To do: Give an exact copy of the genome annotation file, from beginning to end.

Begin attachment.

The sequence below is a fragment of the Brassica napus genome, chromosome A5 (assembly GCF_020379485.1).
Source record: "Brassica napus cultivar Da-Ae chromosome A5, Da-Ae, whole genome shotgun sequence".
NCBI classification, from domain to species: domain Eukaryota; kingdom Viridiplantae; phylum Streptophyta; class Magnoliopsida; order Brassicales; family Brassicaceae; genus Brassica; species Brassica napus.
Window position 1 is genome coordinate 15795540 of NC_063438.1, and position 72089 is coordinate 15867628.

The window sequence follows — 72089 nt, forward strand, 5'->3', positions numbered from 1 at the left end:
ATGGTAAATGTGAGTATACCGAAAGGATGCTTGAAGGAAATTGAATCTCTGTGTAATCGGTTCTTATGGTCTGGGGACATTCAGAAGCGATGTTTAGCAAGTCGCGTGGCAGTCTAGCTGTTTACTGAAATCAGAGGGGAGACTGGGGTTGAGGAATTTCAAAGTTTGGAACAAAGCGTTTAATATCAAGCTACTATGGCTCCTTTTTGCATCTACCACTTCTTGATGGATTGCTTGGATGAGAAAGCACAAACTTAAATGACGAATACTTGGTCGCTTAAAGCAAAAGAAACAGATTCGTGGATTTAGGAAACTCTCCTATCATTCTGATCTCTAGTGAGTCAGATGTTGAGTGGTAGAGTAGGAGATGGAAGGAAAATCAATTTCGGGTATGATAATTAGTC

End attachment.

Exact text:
The sequence below is a fragment of the Brassica napus genome, chromosome A5 (assembly GCF_020379485.1).
Source record: "Brassica napus cultivar Da-Ae chromosome A5, Da-Ae, whole genome shotgun sequence".
NCBI classification, from domain to species: domain Eukaryota; kingdom Viridiplantae; phylum Streptophyta; class Magnoliopsida; order Brassicales; family Brassicaceae; genus Brassica; species Brassica napus.
Window position 1 is genome coordinate 15795540 of NC_063438.1, and position 72089 is coordinate 15867628.

The window sequence follows — 72089 nt, forward strand, 5'->3', positions numbered from 1 at the left end:
ATGGTAAATGTGAGTATACCGAAAGGATGCTTGAAGGAAATTGAATCTCTGTGTAATCGGTTCTTATGGTCTGGGGACATTCAGAAGCGATGTTTAGCAAGTCGCGTGGCAGTCTAGCTGTTTACTGAAATCAGAGGGGAGACTGGGGTTGAGGAATTTCAAAGTTTGGAACAAAGCGTTTAATATCAAGCTACTATGGCTCCTTTTTGCATCTACCACTTCTTGATGGATTGCTTGGATGAGAAAGCACAAACTTAAATGACGAATACTTGGTCGCTTAAAGCAAAAGAAACAGATTCGTGGATTTAGGAAACTCTCCTATCATTCTGATCTCTAGTGAGTCAGATGTTGAGTGGTAGAGTAGGAGATGGAAGGAAAATCAATTTCGGGTATGATAATTAGTC